2017 Update

2017 Long Point Phragmites Pilot Project Update

The initial phase of the Long Point Phragmites Pilot Project has wrapped up for the 2017 season. This year’s program saw an expansion in geography locally, including treatment in coastal wetlands in Long Point, Turkey Point and the lower Big Creek watershed. Approval was received for up to 1000 hectares of treatment however with limited time to complete this work within the appropriate biological windows, achieving this total was not possible. GIS staff are working on the final treatment maps and hope these will ready for posting on the LPPAA website soon. NCC and MNRF partnered again this year to deliver the program, with NCC leading the private land involvement and MNRF focusing on Crown lands. Fortunately, ideal weather conditions prevailed for the project timeline allowing for long days and significant accomplishments. A big thanks to the contractors who put in incredible amounts of overtime to make the project successful. Lastly, some new technology was employed to improve tracking of our treatment areas and improve accuracy of our reporting.

Extremely tall Phragmites on Courtright Ridge (Photo credit: Giles Restoration Services Inc.)

Ground Program

Lands treated include the Long Point Crown Marsh, Long Point Provincial Park, Long Point Company marsh, BSC lands, Crown lands at the Tip of Long Point, most of the Turkey Point wetland complex and several private properties in the lower Big Creek region. This work was contracted to Eric Giles/Giles Restoration Services Inc. The ground program expanded this year to include the use of two Marsh Masters, one owned by NCC and a second machine owned by Giles, as well as NCC’s 20’ jon boat equipped with a punt motor and spray system. The combination of two Marsh Masters and the boat proved to be necessary to complete work on time in areas where waterfowl hunting was scheduled to begin on Sept 23rd. Fortunately we completed these areas late in the evening of Sept. 22nd.

Aerial program – Sept 11-16

The aerial treatment contract was awarded by MNRF to Expedition Helicopters of Cochrane, the same contractor as was used in 2016. This year the helicopter treated the Long Point Crown Marsh and numerous private properties in the Turkey Point wetland complex. MNRF and NCC staff attended the calibration day held on the morning of Sept 11 at the Tillsonburg airport. The purpose of this exercise is to verify that the nozzles on the aircraft are producing droplets that are in the ASAE Coarse size category prior to treatment; this is a requirement of the Emergency Use Registration approval and results in a droplet size near that of an average rain drop. This measure is undertaken to prevent drift of herbicides to non-target areas and appears to be very effective. The afternoon of the 11th saw the Crown Marsh treated and the Turkey Point wetland complex was completed between Sept 12-16. There was one ‘weather day’ where wind conditions were just over our prescribed limits however overall the job was completed in record time due to general cooperation from mother nature.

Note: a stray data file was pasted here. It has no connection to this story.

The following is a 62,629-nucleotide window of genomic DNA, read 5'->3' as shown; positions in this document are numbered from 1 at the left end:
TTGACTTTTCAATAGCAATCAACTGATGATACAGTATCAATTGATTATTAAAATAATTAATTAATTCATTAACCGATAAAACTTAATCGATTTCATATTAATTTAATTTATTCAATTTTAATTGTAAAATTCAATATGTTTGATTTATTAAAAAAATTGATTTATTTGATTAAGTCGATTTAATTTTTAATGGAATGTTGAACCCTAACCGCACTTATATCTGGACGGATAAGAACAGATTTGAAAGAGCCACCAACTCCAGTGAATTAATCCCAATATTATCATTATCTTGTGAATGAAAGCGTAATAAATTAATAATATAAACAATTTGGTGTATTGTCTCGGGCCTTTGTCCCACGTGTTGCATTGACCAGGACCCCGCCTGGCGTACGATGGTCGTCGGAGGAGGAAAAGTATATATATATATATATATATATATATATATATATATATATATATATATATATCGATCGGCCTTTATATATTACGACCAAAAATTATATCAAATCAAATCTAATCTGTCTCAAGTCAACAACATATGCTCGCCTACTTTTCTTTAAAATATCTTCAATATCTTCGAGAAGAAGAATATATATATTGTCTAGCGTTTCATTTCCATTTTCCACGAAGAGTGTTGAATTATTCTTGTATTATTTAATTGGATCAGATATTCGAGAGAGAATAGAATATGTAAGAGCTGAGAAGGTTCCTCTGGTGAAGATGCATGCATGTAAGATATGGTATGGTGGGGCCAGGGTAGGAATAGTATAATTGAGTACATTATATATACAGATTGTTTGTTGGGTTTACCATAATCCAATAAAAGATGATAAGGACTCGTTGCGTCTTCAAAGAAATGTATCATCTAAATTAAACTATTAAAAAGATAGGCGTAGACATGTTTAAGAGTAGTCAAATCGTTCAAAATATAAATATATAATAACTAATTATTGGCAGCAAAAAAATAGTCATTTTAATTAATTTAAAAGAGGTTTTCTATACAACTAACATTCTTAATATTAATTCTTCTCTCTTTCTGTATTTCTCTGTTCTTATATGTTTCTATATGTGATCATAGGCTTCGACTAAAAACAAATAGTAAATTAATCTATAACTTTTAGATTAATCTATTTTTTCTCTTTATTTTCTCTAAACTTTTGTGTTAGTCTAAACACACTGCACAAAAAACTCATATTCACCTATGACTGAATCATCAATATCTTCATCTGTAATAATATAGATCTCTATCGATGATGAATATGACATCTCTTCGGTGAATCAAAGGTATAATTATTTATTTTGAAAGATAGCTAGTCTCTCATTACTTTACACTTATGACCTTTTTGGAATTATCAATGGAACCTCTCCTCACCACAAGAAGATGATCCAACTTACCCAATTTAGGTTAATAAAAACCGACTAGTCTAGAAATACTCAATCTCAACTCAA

Monitoring

Monitoring

The Pilot project had a significant monitoring component involved this year. NCC and MNRF worked closely with the Dr. Rebecca Rooney at the University of Waterloo to monitor a variety of parameters relating to the spray program. Results will be available in 2018 as lab work is currently underway and analysis is still to be completed. The monitoring program included:

• Efficacy of the treatment program
• Effects on sensitive coastal marsh communities (incl. benthic invertebrates)
• Fate of the herbicide (glyphosate), AMPA and the adjuvant in the environment
• Assessment of risks to biofilms and the wetland foodwebs (incl. amphibians)
• Monitoring of impacts to fish and fish habitat
• Use of UAV and aerial imagery to assess accuracy and spray drift from 2016 pilot project
NCC and MNRF also undertook a rigorous Drinking Water Quality sampling program at locations in Long Point Crown Marsh, Long Point Causeway, Lower Big Creek and Turkey Point. This effort was to ensure no impact to drinking water sources for residents in these communities and to inform the re-instatement of water system operation in areas where a shutdown was recommending during the spray application. Levels at all sample locations did not come close to the Ontario Drinking Water Standard at any point during the project. Great news for the future of this program!

Next steps for the program include identifying timelines for cutting, rolling and potential prescribed burning of treated areas over the winter months. It is expected that the Marsh Masters will be operating soon using the roller/chopper or cutting attachment in most treated areas. NCC is looking at potential for prescribed burning some key areas however this can be difficult to achieve without good frozen conditions. MNRF is considering the same type of treatment for the Crown Marsh. Future updates on these activities to come over the winter months.

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